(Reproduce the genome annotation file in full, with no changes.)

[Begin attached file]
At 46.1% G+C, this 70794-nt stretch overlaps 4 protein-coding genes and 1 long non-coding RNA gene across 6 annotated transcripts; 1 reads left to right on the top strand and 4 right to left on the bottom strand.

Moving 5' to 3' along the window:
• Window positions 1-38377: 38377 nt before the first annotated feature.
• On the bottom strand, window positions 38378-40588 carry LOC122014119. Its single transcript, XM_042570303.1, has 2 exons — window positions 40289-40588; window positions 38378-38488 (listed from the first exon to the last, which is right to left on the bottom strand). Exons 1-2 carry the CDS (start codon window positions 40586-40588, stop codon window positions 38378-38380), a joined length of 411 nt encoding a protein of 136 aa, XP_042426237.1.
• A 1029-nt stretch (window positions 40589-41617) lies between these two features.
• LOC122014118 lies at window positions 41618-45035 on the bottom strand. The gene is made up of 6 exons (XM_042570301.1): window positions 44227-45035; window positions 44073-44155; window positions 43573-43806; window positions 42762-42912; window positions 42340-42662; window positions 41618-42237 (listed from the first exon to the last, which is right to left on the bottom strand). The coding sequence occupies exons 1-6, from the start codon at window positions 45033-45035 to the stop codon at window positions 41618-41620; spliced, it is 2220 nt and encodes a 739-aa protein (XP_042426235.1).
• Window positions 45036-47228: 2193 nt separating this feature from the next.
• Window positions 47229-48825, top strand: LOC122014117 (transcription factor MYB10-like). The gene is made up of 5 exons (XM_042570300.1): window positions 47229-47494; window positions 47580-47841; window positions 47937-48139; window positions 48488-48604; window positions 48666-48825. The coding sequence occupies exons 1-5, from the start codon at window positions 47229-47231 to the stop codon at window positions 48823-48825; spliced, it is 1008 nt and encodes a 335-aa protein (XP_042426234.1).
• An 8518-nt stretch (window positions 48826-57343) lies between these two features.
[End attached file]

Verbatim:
At 46.1% G+C, this 70794-nt stretch overlaps 4 protein-coding genes and 1 long non-coding RNA gene across 6 annotated transcripts; 1 reads left to right on the top strand and 4 right to left on the bottom strand.

Moving 5' to 3' along the window:
• Window positions 1-38377: 38377 nt before the first annotated feature.
• On the bottom strand, window positions 38378-40588 carry LOC122014119. Its single transcript, XM_042570303.1, has 2 exons — window positions 40289-40588; window positions 38378-38488 (listed from the first exon to the last, which is right to left on the bottom strand). Exons 1-2 carry the CDS (start codon window positions 40586-40588, stop codon window positions 38378-38380), a joined length of 411 nt encoding a protein of 136 aa, XP_042426237.1.
• A 1029-nt stretch (window positions 40589-41617) lies between these two features.
• LOC122014118 lies at window positions 41618-45035 on the bottom strand. The gene is made up of 6 exons (XM_042570301.1): window positions 44227-45035; window positions 44073-44155; window positions 43573-43806; window positions 42762-42912; window positions 42340-42662; window positions 41618-42237 (listed from the first exon to the last, which is right to left on the bottom strand). The coding sequence occupies exons 1-6, from the start codon at window positions 45033-45035 to the stop codon at window positions 41618-41620; spliced, it is 2220 nt and encodes a 739-aa protein (XP_042426235.1).
• Window positions 45036-47228: 2193 nt separating this feature from the next.
• Window positions 47229-48825, top strand: LOC122014117 (transcription factor MYB10-like). The gene is made up of 5 exons (XM_042570300.1): window positions 47229-47494; window positions 47580-47841; window positions 47937-48139; window positions 48488-48604; window positions 48666-48825. The coding sequence occupies exons 1-5, from the start codon at window positions 47229-47231 to the stop codon at window positions 48823-48825; spliced, it is 1008 nt and encodes a 335-aa protein (XP_042426234.1).
• An 8518-nt stretch (window positions 48826-57343) lies between these two features.